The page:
Gore asks voters to turn out while Bush predicts victory

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The Independent US

In the final weekend of the US presidential campaign, Al Gore prayed with clergy in his home state of Tennessee and sang the civil rights hymn "We Shall Overcome," while rival George W. Bush predicted a victory in Tuesday's election.

In the final weekend of the US presidential campaign, Al Gore prayed with clergy in his home state of Tennessee and sang the civil rights hymn "We Shall Overcome," while rival George W. Bush predicted a victory in Tuesday's election.

"I believe that on Tuesday morning, very early before the sun rises, in congregations all across Memphis, you're going to be saying, 'Wake up! It's time to take your souls to the polls,"' Gore said at a prayer breakfast.

Meanwhile, Bush campaigned in Michigan and Pennsylvania, which are expected to be crucial battleground states in the election.

"With your help, we're going to win," Bush told a boisterous airport rally in Pittsburgh. And calling attention to a man with a "Democrats for Bush" sign, the grinning Republican Party candidate said: "You're not alone, buddy."

New polls showed the pair virtually neck and neck, with Mr Bush maintaining his 3-4-point edge nationwide, easily within the margin of error. But the state by state polls looked to be tightening, giving Mr Gore hope that the crucial electoral college majority could be his.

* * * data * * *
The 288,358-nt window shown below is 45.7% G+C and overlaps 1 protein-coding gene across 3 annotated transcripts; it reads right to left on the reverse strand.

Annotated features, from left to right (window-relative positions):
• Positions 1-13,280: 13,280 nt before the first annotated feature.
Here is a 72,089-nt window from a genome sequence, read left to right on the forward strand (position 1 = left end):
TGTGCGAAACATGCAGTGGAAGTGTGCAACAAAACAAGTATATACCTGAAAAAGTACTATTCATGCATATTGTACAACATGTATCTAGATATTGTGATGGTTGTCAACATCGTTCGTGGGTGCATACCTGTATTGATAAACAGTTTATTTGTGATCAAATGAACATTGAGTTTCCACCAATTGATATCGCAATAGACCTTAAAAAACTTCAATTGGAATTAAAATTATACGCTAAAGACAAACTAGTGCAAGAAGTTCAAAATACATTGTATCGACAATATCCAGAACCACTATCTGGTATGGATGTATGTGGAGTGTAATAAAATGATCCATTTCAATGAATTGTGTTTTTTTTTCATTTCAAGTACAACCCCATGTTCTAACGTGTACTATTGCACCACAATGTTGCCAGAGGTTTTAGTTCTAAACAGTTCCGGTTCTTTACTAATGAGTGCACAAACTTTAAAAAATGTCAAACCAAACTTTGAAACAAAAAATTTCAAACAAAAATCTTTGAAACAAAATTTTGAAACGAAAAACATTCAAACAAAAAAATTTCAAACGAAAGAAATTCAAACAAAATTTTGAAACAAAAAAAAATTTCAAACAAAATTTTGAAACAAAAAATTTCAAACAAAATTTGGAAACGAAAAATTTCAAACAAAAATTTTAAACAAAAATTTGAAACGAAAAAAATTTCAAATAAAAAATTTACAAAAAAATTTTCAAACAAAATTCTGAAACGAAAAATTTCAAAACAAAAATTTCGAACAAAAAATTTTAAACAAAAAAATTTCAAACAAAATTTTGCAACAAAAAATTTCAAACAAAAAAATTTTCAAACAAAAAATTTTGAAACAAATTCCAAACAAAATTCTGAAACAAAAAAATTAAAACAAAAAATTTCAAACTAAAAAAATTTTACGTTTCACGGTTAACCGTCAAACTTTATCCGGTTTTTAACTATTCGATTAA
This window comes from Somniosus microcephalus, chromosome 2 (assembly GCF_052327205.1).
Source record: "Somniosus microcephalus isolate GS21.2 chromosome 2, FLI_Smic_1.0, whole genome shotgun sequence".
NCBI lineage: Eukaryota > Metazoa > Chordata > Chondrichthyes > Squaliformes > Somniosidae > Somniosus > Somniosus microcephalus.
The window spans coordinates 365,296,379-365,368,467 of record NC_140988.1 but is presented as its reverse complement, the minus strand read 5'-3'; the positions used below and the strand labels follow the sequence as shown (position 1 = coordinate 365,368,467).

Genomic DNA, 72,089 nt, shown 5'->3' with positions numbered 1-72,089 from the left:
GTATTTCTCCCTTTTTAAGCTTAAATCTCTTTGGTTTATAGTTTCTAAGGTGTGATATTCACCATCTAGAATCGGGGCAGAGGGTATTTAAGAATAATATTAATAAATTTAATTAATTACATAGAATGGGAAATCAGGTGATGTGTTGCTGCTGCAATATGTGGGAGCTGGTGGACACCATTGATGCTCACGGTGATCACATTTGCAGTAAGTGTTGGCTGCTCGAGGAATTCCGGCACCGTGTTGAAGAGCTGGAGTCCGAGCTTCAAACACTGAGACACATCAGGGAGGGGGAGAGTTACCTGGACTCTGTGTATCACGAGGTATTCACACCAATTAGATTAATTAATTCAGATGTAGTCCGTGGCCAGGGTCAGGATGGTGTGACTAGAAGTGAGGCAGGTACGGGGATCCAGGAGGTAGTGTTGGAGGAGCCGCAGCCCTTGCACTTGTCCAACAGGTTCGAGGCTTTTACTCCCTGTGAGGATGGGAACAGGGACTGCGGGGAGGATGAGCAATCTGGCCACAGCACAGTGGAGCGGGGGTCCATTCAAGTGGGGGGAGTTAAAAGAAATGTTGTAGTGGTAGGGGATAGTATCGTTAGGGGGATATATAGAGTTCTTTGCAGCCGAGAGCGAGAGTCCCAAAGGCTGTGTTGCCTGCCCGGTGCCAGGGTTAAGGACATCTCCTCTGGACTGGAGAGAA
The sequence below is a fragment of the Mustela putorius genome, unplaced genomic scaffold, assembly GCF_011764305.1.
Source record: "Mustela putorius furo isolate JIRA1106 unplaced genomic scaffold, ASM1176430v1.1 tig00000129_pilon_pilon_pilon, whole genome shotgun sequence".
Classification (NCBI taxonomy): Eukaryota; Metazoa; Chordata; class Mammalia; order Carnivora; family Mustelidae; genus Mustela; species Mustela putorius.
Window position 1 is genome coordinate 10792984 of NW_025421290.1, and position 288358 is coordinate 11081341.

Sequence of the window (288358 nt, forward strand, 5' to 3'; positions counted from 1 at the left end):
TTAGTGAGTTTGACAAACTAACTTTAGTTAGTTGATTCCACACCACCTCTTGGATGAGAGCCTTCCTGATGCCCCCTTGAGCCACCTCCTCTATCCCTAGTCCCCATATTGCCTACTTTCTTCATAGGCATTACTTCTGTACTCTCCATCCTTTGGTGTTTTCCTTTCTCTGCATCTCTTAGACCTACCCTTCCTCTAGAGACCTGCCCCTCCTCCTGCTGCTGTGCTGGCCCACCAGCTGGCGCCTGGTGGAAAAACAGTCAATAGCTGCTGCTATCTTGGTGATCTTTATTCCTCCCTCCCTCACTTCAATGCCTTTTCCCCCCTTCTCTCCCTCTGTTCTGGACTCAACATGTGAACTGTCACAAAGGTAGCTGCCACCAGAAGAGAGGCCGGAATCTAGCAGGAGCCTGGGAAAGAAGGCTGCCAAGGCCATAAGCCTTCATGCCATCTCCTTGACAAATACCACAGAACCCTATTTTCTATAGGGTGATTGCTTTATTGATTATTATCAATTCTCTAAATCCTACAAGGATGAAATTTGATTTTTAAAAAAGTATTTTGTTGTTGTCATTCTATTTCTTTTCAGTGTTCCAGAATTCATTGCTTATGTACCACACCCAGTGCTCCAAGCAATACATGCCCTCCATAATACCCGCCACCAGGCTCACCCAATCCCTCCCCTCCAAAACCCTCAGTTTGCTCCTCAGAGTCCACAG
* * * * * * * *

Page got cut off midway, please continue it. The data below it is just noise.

Both sides were also still engaged in efforts to secure bases that should have been safe months ago. Mr Gore started his day courting voters in his home state of Tennessee and usually staunchly Democratic West Virginia, while Mr Bush last night dashed to Florida, where his brother is governor. He trails Mr Gore there by just a couple of points.

The impact - if any - of the drink-drive revelation on the voters was still hard to gauge. The full effect will not show in the three-day "tracking" polls until tomorrow, leaving only inconclusive, evidence of the effect it may have on the many still uncommitted voters.

Mr Bush yesterday either ignored the subject or stuck to his version, that he had been candid about his early transgressions, and had "learned from my mistakes".

However, he did allow himself one swipe at the Democrats he clearly believes were behind it, telling an interviewer late on Friday night: "Most Americans are coming to the conclusion that this is dirty politics.''

An ABC Television news poll found that most voters said the episode did not worry them. Only 15 per cent said it raised questions about Mr Bush's fitness for the presidency while more than 80 per cent said it did not. In such a close race, however, even as small a number as 15 per cent could make the difference.

The election will be decided by the outcome in fewer than a dozen states. Of those that have dominated the frenetic but repetitive itineraries of both candidates in the last week of the campaign - Wisconsin, Missouri and Washington as well as Michigan, Florida and Pennsylvania - all were comfortably carried by Mr Clinton in 1996.

All now are toss-ups in the race to secure the 270 electoral college votes needed to win the White House.

At present, by most reckonings, Mr Bush can count on slightly over 200 electoral votes and Mr Gore on just under 200. A clean sweep therefore of the big six states would ensure overall victory. But few expect it to be so simple. The result may not be known before early Wednesday morning.

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